We can promote the kind of communication that help our patients to be better able to make difficult choices, to be more confident in pursuing the strategies they choose and to be more likely to achieve the results that they desire. And we need to avoid the kind of communication that alienates patients from the health-care system, inhibits them from honestly disclosing how they feel and what they need, interferes with their ability to make the choices that best fit them and reduces the likelihood that they will get desirable outcomes. And the loss of respect for the power of connecting with patients is not the fault of doctors, but seems to be a byproduct of the medical environment that we have created and the behaviors that we reward and also somehow it is the fault of not teaching the skills during the undergraduate level. Doctors also lose when relationships are a casualty of the production mentality that focuses intently on relative value unit, the currency of medical output, rather than the results achieved with patients—including the nature of the relationships.


Doctors, medical schools, hospitals and health-care systems need to find ways to foster an environment where everything we do starts with looking in our patients’ eyes and really knowing them. The goal of good communication should be getting the best outcomes for patients. Seen in that light, the key for doctors improving their communication with patients is the quality of their communication with fellow clinicians as well. That’s because good medicine is a team sport.


Even the best surgeon can watch her patient die of an infection, accident or error because of a communication gap among the team of professionals. Sorry to say, these deadly mistakes are commonplace and often the rule rather than an exception in many hospitals. An estimated one in four patients admitted to a hospital in America will suffer some form of unintended harm, and more than 500 people die from hospital mishaps every day. Moreover, an estimated 80% of serious medical errors involve miscommunication between caregivers when patients are transferred or handed off to them.


Good team communication is life or death for patients. Unfortunately, though health care is changing rapidly, traditional medical education focuses on teaching physicians to function solo, learning the details of diagnosing and intervening, but not so much on the complexities of engaging disparate groups of clinicians, including non-physicians. The good news is that now we see new models of medical education which involve practical experience for students working with a variety of disciplines alongside their patients, focusing on the art and science of good teamwork—but it’s all very new, and much more is needed.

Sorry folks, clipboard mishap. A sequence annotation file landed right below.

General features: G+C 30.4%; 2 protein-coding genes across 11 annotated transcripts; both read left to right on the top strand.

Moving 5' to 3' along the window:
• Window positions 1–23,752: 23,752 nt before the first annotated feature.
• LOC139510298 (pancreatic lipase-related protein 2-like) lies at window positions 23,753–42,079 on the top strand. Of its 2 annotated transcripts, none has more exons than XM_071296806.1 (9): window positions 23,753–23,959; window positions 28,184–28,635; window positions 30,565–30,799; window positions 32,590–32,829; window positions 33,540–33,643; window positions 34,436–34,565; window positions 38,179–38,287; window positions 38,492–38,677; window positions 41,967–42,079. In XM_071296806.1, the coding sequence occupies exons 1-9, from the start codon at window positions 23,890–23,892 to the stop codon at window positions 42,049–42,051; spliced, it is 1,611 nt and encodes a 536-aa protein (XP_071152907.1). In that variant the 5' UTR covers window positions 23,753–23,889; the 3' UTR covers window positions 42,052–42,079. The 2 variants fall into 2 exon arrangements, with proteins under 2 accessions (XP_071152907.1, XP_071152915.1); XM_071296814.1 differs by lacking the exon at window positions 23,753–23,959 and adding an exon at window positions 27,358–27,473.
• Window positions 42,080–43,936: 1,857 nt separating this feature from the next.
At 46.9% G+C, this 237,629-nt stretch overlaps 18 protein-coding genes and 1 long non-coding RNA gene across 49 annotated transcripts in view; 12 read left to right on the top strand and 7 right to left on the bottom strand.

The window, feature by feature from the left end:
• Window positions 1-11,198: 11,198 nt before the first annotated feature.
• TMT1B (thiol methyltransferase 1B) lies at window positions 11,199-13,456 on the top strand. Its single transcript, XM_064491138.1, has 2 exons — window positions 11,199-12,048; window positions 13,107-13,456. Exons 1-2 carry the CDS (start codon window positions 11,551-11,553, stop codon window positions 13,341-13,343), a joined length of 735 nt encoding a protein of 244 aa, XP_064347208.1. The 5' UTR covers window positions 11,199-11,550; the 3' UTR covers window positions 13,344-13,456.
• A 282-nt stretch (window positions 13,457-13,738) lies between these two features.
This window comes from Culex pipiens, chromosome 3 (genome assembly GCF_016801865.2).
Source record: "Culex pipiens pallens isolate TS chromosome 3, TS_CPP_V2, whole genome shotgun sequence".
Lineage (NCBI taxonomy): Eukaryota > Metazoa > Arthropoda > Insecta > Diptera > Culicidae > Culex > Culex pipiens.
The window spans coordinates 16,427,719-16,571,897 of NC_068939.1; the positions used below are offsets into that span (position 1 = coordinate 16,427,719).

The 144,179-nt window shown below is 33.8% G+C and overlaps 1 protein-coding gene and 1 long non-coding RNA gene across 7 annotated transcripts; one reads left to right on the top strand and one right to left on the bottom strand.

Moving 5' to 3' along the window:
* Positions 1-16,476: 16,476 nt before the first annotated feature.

Listen More, Talk Less: Doctors need to listen more and talk less. When meeting with patients, doctors shouldn’t interrupt or dominate the conversation. Instead, doctors should ask open-ended questions to encourage each patient to describe his or her feelings and concerns about their illness. When doctors take the time to listen, the treatment decisions and care plans that they develop will better reflect their patients’ wishes; in turn, those plans are more likely to be followed by patients.


Toward the end of a visit, it’s important for doctors to carefully listen for any patient questions or concerns and to check for any misunderstandings or confusion. Studies show that up to 80% of the medical information patients receive is forgotten immediately and nearly half of the information retained is incorrect. To ensure that each patient understands and remembers important information about their treatment, their doctor can ask him or her to describe the plan in their own words, a strategy known as the teach-back method.


In my practice, we have several ways by which we try to enhance good doctor-patient communication:

1. Every patient is given sufficient time to explain their problem and symptoms.

2. We ask the patient to come in with a written list of questions, so they don’t get nervous and forget to ask something important.

3. We give the patient a record of all test results, in writing.

4. We make a heart diagram together, so the patient understands how his or her own heart works. When doctors give patients the chance to really communicate how they feel, patients become their own health-care advocates and everything that happens becomes part of the patient’s record. A good bedside manner is typically one that reassures and comforts the patients while remaining honest about a diagnosis. Vocal tones, body language, openness, presence, and concealment of attitude may all affect bedside manner.

Poor bedside manner leaves the patient feeling unsatisfied, worried, frightened, or alone. Bedside manner becomes difficult when a healthcare professional must explain an unfavorable diagnosis to the patient, while keeping the patient from being alarmed. It is the need of the hour that we should work on the doctor patient communication and relationship with the patient so that it can create an appropriate environment between the two for the betterment of the health.

About the Author: Iqra Yasin is a 2nd year MBBS student at Dow Medical College, Pakistan. She can be reached at [email protected]

About this article: This article is competing for the JPMS International Medical Writing Contest 2013